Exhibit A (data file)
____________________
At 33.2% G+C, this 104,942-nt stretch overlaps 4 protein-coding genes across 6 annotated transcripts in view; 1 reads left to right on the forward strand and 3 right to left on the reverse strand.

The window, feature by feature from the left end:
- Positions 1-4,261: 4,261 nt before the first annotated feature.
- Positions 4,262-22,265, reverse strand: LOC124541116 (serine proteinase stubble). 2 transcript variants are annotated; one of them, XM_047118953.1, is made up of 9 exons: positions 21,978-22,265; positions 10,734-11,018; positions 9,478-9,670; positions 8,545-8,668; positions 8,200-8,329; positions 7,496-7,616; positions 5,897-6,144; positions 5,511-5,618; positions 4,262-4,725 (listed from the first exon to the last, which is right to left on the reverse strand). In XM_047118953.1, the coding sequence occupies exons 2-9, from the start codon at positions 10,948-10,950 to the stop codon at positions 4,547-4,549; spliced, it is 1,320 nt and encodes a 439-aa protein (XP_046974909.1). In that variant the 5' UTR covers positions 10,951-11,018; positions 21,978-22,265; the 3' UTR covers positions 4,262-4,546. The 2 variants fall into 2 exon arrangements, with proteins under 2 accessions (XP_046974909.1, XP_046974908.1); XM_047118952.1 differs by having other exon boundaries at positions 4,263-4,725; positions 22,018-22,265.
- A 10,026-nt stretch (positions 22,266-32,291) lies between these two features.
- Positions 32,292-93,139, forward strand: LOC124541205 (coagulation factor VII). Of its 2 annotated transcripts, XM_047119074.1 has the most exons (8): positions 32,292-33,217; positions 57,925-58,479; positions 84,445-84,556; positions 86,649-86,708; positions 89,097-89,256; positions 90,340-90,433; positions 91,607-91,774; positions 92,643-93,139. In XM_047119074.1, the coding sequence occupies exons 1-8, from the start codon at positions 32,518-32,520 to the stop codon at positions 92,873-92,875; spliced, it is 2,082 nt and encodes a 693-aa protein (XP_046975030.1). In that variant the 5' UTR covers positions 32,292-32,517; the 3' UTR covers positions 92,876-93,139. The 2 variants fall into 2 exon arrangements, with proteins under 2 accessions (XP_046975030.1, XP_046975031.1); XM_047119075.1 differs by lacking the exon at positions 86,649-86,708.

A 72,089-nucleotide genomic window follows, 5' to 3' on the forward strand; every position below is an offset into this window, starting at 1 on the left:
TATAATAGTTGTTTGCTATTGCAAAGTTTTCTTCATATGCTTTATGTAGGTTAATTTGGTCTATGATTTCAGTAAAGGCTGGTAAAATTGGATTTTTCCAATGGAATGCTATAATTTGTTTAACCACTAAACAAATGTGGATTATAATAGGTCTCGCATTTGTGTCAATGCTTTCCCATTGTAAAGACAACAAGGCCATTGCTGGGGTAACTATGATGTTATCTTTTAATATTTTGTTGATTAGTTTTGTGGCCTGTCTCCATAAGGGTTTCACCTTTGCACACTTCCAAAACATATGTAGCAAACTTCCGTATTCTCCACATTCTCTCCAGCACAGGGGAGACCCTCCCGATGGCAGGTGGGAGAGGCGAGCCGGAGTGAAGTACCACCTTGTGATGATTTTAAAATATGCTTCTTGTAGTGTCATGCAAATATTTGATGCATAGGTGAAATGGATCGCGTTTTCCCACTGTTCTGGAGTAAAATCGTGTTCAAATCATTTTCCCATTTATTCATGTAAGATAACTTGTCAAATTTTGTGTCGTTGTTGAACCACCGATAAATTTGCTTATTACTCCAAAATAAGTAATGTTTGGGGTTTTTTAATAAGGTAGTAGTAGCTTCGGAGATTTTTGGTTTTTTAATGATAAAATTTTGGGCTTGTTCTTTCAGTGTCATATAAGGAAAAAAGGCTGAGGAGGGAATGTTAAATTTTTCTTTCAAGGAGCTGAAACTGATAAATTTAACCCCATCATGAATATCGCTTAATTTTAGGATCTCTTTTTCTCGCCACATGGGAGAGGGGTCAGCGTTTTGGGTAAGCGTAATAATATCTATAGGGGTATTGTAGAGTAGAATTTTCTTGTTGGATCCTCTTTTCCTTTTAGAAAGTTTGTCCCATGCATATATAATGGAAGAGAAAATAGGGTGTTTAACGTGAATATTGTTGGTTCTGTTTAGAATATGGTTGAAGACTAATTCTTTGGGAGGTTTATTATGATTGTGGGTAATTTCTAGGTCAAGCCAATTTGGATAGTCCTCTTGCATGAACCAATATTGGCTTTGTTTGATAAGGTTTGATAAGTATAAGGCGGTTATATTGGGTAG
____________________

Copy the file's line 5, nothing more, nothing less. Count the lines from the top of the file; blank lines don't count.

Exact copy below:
- A 10,026-nt stretch (positions 22,266-32,291) lies between these two features.